So you have a pile of resumes on your desk — wait, scratch that, this is 2016. So you have an inbox with hundreds of unread emails, and they’re all from candidates interested in working for your organization. Cover letters, resumes, portfolios. How will you know if they’re a fit for your position and your organization […]
So you have a pile of resumes on your desk — wait, scratch that, this is 2016. So you have an inbox with hundreds of unread emails, and they’re all from candidates interested in working for your organization. Cover letters, resumes, portfolios. How will you know if they’re a fit for your position and your organization overall? Here’s how to read between the lines, interpret off the paper, and effectively understand a person’s resume:
Resumes are a story. It is easy to read what’s there and harder to uncover what’s not. Encourage yourself to DIG DEEPER! Gaps between positions and/or career trails don’t always make sense. Don’t let this scare you. There’s almost always a reasonable explanation; consider contract work (the candidate may not have stated this on his/her resume); a Master’s degree (blank space in career may be a forward-move in education/skills); or an illness (people get sick – they also get better). Give the candidate the benefit of the doubt to avoid the assumption that it was because the candidate was an unwanted commodity on the job market.
There should be a part of your brain marked “Glassdoor,” filled with reputations and reviews of the companies in your city and your space — the good, the bad, and the ugly. Before a candidate says “YES” they hopefully have done research themselves on your company. Knowing where a candidate chooses to work will help you better understand how selective they have been and will also give you a window into the types of cultures and companies they work well in. Look for patterns and allow for one-offs.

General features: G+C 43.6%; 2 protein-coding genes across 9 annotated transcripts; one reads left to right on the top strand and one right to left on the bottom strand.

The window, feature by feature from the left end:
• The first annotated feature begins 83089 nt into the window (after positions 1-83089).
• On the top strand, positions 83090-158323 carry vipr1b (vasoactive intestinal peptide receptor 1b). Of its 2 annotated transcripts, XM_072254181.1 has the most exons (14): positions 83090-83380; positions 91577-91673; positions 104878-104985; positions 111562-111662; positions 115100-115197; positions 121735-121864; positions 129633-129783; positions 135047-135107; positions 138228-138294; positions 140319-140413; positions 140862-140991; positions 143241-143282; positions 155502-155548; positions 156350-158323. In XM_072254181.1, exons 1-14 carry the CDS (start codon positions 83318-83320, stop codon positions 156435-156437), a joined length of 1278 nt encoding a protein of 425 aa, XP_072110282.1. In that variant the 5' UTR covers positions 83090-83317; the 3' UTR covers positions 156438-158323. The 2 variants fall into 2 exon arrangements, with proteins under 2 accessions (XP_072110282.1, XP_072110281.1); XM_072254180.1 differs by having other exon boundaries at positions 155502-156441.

Career progression should be high on your “should-haves” list. You want to see clear advancement; someone who is climbing upwards either within the same organization or between separate organizations. But bear in mind that progress is not always linear and clear on paper. Not all organizations title their roles the same way (especially with companies trying to outdo their competition and retain employees with a creative competitive edge.) Think: People Operations Manager (Indiegogo) Chief Happiness Officer (Pivotal Labs) Crayon Evangelist (InteQ Corp) Ambassador of Buzz (Grasshopper). Titles are also influenced by the size of the company, and may be country-specific. ‘Coordinator’ in Australia may mean ‘Manager’ in North America. Look at the role and responsibilities holistically before passing up a ‘not-so-good-on-paper’ candidate.
The focus on industry-relevant experience is becoming increasingly laser-focused. It’s difficult to make a jump from, say, CPG to software. Just because someone’s area of focus may be ‘specific’ and different from your offering/brand/cliental, doesn’t make them irrelevant. This person will have likely done quite a bit of research on the industry (they’ve wanted to switch industries for a while, and you can bet they are learning yours like the back of their hand). This fresh perspective could add unexpected value to your firm and position! Focus on the skills they’ve acquired and mastered in previous roles, and see how those can be applied to the one they’re interested in at your organization. Don’t let their out-of-industry experience mark them as an automatic “no.”